Having recently read Pilgrim's Progress, it was interesting to see how that book related to John Bunyan's life as written here.
David West
I don't hear of people wrestling with assurance of salvation today the way Bunyan did. This work is a fascinating account. Bunyan spent many years in jail for preaching and God allowed him to write books during that time which continue to bless us today. This book certainly blessed me.
Dustin Turner
May 06, 2020 rated it it was amazing
Insightful! If you’re remotely interested in learning about Bunyan, read his own words about his life. His understanding of his call to preach was very insightful.
Levi Miles
Sep 19, 2019 rated it it was amazing  ·  review of another edition
Although my theology professor dad does not like this book very much, I found it to be very relatable and deeply encouraging.
Sha
Jul 03, 2013 rated it it was amazing
One of the best books I've ever read. It's probably not for everyone but I think it is certainly for those that have an understanding of the ever present battle in a Christian's life in wrestling with angst and fears. If those with OCD can read it without starting to worry about the same things (such as the Bible verses and thoughts) he was worried about then I certainly recommend this book for them too. I think it will help people with OCD see that they are not alone in their thoughts and fears ...more
Aaron Pratt
Dec 30, 2014 rated it really liked it
this autobiography, which corresponds tightly with Pilgrim's Progress, is a thought provoking, heart searching, good read for all Christians. I would the person who is quick to laugh at Bunyan's struggles, "self-tortures", or lack of believing in his salvation. Rather, we would all do well to take heed from the many Puritan examples of taking sin faaaaar more seriously than we do today. We have much to learn from Bunyan's example of being honest about out utter depravity and the complete useless ...more
Brian Eshleman
Aug 24, 2017 rated it really liked it
This work offers refreshing honesty from a spiritual giant. His own thoughts, he admits, make him seek Christ's grace for his own purposes. His own thoughts, he then admits, condemn him for that motive and way him down with the oppression that he can never get beyond his guilt for trying to manipulate God. As he has been honest about that sad state, his joy when rescued by the love of God is palpable.
Bailey Marissa
I didn't realize that this was mostly in autobiographical formate, but it definitely makes this book better. Bunyan mentally wrestles with the balance of the punishment we humans deserve and the grace God gives His elect.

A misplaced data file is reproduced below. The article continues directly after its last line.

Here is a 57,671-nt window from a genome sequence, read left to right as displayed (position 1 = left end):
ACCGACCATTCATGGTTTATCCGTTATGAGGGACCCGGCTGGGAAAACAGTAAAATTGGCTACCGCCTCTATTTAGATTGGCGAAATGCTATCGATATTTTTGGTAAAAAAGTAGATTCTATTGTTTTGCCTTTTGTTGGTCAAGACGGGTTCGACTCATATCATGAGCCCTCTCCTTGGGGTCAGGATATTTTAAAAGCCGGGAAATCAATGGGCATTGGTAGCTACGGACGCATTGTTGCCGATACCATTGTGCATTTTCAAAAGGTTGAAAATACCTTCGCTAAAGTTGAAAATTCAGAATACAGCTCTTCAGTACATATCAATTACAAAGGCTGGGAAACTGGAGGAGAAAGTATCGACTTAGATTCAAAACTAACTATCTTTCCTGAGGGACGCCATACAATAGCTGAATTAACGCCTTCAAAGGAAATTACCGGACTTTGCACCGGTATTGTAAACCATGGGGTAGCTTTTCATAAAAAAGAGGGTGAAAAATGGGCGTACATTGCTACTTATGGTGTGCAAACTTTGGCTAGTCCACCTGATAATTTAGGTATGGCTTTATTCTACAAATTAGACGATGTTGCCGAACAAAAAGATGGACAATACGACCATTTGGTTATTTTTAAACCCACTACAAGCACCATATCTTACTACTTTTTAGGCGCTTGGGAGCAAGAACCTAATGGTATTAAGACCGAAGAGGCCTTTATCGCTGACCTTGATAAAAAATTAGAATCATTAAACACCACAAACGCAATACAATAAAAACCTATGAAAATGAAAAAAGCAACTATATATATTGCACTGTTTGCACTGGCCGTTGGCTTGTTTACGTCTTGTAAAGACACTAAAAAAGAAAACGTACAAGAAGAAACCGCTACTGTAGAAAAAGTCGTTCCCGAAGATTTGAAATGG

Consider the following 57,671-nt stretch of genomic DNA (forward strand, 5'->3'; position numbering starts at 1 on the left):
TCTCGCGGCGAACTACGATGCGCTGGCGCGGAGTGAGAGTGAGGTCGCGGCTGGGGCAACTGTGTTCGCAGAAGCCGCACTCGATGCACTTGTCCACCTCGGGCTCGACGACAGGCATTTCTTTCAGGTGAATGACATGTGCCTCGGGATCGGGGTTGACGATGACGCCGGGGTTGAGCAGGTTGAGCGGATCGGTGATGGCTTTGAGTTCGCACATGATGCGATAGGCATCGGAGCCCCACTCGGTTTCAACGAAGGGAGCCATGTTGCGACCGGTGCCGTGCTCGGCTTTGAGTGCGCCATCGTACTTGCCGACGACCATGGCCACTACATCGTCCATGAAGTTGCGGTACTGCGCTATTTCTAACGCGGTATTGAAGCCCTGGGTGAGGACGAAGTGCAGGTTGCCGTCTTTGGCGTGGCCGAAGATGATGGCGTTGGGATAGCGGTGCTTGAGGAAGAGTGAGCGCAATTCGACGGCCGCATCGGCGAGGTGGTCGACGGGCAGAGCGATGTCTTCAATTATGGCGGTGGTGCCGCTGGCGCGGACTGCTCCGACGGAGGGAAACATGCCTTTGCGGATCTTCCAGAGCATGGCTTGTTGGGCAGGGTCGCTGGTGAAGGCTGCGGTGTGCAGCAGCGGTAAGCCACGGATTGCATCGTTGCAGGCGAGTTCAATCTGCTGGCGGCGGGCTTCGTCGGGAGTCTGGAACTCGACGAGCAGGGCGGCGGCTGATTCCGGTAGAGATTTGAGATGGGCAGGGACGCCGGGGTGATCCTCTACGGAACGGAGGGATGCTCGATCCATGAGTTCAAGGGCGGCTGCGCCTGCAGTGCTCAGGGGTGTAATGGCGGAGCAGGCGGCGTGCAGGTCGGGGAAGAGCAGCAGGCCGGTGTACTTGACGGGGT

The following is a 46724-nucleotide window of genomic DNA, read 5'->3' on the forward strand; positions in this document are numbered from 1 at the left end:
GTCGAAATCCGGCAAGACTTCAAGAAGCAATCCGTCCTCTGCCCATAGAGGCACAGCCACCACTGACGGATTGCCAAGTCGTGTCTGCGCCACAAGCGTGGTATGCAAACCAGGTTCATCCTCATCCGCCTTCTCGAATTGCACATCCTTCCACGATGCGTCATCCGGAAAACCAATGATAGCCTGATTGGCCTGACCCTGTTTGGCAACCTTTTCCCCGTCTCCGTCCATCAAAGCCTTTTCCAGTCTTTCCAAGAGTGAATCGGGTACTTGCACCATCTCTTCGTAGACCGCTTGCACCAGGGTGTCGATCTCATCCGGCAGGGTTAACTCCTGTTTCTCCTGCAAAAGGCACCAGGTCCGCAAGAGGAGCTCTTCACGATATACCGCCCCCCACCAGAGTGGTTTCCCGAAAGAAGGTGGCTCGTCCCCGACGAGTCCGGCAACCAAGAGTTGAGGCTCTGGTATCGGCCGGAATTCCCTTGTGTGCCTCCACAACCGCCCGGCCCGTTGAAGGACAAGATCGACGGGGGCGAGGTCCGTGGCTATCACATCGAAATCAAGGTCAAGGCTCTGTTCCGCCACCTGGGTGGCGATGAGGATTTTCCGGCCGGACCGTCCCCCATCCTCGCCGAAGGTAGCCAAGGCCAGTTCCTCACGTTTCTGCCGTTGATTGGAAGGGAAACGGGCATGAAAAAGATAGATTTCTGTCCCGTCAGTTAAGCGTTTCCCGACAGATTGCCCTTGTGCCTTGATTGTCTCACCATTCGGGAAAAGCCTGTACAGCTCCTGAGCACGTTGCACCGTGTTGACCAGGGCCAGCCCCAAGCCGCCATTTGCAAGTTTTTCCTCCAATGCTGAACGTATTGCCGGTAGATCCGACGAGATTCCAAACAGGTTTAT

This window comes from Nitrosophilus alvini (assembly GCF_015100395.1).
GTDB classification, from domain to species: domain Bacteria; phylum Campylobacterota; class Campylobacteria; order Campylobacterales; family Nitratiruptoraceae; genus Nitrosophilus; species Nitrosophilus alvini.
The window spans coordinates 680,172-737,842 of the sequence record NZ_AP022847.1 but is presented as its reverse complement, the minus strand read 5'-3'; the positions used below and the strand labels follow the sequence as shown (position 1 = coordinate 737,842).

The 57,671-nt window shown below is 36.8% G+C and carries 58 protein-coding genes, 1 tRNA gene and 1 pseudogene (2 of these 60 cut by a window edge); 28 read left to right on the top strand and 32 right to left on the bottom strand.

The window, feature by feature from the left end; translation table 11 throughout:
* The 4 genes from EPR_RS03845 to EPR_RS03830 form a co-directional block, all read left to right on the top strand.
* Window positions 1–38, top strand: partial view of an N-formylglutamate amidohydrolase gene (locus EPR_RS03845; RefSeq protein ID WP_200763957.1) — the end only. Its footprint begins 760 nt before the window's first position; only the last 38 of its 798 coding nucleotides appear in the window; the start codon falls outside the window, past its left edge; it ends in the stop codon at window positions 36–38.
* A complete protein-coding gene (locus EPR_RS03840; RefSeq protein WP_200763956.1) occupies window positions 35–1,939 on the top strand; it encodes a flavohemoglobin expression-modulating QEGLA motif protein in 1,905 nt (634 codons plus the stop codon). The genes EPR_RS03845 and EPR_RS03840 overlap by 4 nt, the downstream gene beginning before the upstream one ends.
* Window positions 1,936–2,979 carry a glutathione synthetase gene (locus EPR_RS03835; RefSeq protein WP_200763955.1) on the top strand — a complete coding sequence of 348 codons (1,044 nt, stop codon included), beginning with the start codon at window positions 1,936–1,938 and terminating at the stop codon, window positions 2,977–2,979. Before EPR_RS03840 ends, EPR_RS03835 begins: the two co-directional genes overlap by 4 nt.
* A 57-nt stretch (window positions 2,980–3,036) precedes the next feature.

I also have experienced a lot of what Bunyan struggled with and I found this book to be a great help in realizing this is something everyone goes through at least once in their lives.
Vaughn
Sep 27, 2010 rated it it was amazing
Grace Abounding....is an excellent autobiography of John Bunyan and his spiritual struggle to obtain assurance of his salvation in light if his thinking that he had committed the unpardonable sin. Amazing book and highly recommended.
Jerry
Jun 03, 2015 rated it really liked it  ·  review of another edition
Shelves: theology, biography
I read the edition contained in The Works of John Bunyan. Amazing to read the experience of the man who wrote Pilgrim's Progress. Probably the best jail sentence to ever serve humanity, next to Paul and Joseph.
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Well Trained Mind...: Biography #6 Grace Abounding 13 11 May 11, 2015 04:48PM  

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John Bunyan, a Christian writer and preacher, was born at Harrowden (one mile south-east of Bedford), in the Parish of Elstow, England. He wrote The Pilgrim's Progress, arguably the most famous published Christian allegory. In the Church of England he is remembered with a Lesser Festival on 30 August.

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As dedicated readers already know, some of the best and most innovative stories on the shelves come from the constantly evolving realm of young ...
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“...Great sins do draw out great grace; and where guilt is most terrible and fierce, there the mercy of God in Christ, when showed to the soul, appears most high and mighty...” 9 likes
“...I am for going on, and venturing my eternal state with Christ, whether I have comfort here or no; if God doth not come in, thought I, I will leap off the ladder even blindfold into eternity, sink or swim, come heaven, come hell; Lord Jesus, if thou wilt catch me, do; if not, I will venture for thy name.” 6 likes